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Dealing with Differences between Android and iOS

For the most part, designing mobile apps for Android and iOS is similar, but there are differences. Here are some important ones to keep in mind for a smoother Android experience.


You’ll notice when you create your first Android project that there are no Layout project items. Unlike iOS which has both MobileScreens and iOSLayouts, Android only uses MobileScreens. On the Android screen Inspector is where you control whether the screen should support Portrait, Landscape or both.

Modal Android screens need to be specified at design time, which you can also do in the Inspector.

Android MobileScreens are always implicit, so you should not use “New” to create a screen instance. Due to how screens work on Android itself, there are limitations with calling screen methods across different screens. For example, you cannot return values from methods called on different screens. For best results, you should try to design your screens so they are as self-contained as possible.


Although Android is currently only designed to support phone-sized layouts, Android apps made with Xojo do work on a variety of Android devices, including tablets, ChromeBooks, TVs, Amazon Fire devices and more. You can even run them under Windows if the Android subsystem is installed.

In Android Shared Build Settings, the Optimization setting controls obfuscation and shrinking.

  • Default: Obfuscation: Off; Shrinking: Off
  • Moderate: Obfuscation: Off; Shrinking: On
  • Aggressive: Obfuscation: On; Shrinking: On

When creating Copy File Build steps, they go before the Build step in Android instead of after the Build step like they do in iOS.

Thankfully, Android requires fewer app icons than iOS does!


With Android you can specify the theme colors of your entire app. Do this using the Theme Color Name property in the Inspector for the App project item. You can choose from a standard list of Material theme colors (Material or Material Design are Android UI guidelines) or you can specify your own theme colors by choosing Custom. Theme colors are shown in the IDE Layout Editor so you can get a preview of how the app will look.


Perhaps the biggest thing to keep in mind with controls on Android is that Android uses control locking instead of auto-layout.

Android has similar controls to iOS, although there are fewer at this time since this is a Beta release. We’ll be adding more with each future release of Xojo.

There are two important controls that work differently on Android: Tab and Table.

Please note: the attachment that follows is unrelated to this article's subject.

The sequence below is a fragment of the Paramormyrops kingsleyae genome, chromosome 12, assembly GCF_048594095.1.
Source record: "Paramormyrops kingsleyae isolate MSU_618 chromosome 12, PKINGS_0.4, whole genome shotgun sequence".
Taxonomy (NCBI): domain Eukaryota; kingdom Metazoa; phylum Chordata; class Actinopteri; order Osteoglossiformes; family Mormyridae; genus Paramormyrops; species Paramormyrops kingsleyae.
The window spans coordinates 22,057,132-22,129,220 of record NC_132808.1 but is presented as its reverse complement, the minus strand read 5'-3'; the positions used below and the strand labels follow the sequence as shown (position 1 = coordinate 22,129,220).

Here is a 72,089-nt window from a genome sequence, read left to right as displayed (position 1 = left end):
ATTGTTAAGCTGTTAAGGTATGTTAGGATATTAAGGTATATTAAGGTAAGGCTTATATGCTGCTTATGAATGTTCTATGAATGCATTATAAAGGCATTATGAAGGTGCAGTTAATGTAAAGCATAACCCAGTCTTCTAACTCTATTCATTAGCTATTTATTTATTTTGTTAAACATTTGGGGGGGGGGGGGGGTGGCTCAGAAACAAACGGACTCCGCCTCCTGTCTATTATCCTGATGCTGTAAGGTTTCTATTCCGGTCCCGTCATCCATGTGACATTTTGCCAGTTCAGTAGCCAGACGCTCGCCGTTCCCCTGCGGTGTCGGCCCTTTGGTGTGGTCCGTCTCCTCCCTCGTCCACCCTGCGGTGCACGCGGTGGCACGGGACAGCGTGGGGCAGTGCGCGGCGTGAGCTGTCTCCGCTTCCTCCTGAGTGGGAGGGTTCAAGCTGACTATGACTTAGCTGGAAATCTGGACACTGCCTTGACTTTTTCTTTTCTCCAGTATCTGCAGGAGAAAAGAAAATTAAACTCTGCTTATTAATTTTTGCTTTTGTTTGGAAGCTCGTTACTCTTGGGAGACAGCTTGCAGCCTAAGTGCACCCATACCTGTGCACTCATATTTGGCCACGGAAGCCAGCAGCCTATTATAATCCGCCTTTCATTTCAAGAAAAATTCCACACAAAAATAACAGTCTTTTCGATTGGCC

Android has a separate MobileTabPanel for creating tab layouts. When you add a TabPanel to your screen you can position it where you want. For each tab you specify a container control for its contents. This is different than iOS which manages tabs on the iOSLayout project items.

The Android table is also different than the iOS table. AndroidMobileTable works more like a single-column desktop ListBox in many respects. You can easily add rows with support for Text, Detail Text, colors, images and more. Rows in an Android table automatically resize to fit their contents.

One fun new UI feature that was added to Android and then made available on iOS is the MobilePopupMessage class. This is used to display a message on the screen that goes away after a short period of time.

MobilePopupMessage.Show("Task complete.")

Language and Framework

Due to the nature of its transpilar, not all standard Xojo language features are currently available in Android. Below are some differences to keep in mind as you work on your Android projects.

Although you can use the various Integer types in your Xojo code, with Android they all work as Int64. Similarly, Single works the same as Double.

The Thread class has limitations with Android. You cannot pause and resume threads and all threads run at the same priority.

Android does not have support for Structs. Since those are mostly used with Declares and not needed with Android, this should not matter too much. If you were using these for general data structures, use a class instead. Read this post on Declares.

Android does not have ColorGroups yet. By default Xojo Android apps always run in Light Mode. If you want to support Dark Mode in your apps you will have to do it manually by turning on the Supports Dark mode property in the Android Build Settings and then at runtime changing the colors as necessary based on the Color.IsDarkMode value.

Some of the iOS features that have been added in recent years are not yet available on Android. This includes, but is not limited to, things such as XMLDocument, RegEx, PDFDocument, notifications and MobileChart. To find a comprehensive list of differences between Xojo Android and iOS, visit the Xojo Documentation.

In future releases we will continue to make the feature sets between iOS and Android match more closely as we work towards having a single Mobile project type.

Paul learned to program in BASIC at age 13 and has programmed in more languages than he remembers, with Xojo being an obvious favorite. When not working on Xojo, you can find him talking about retrocomputing at Goto 10 and on Mastodon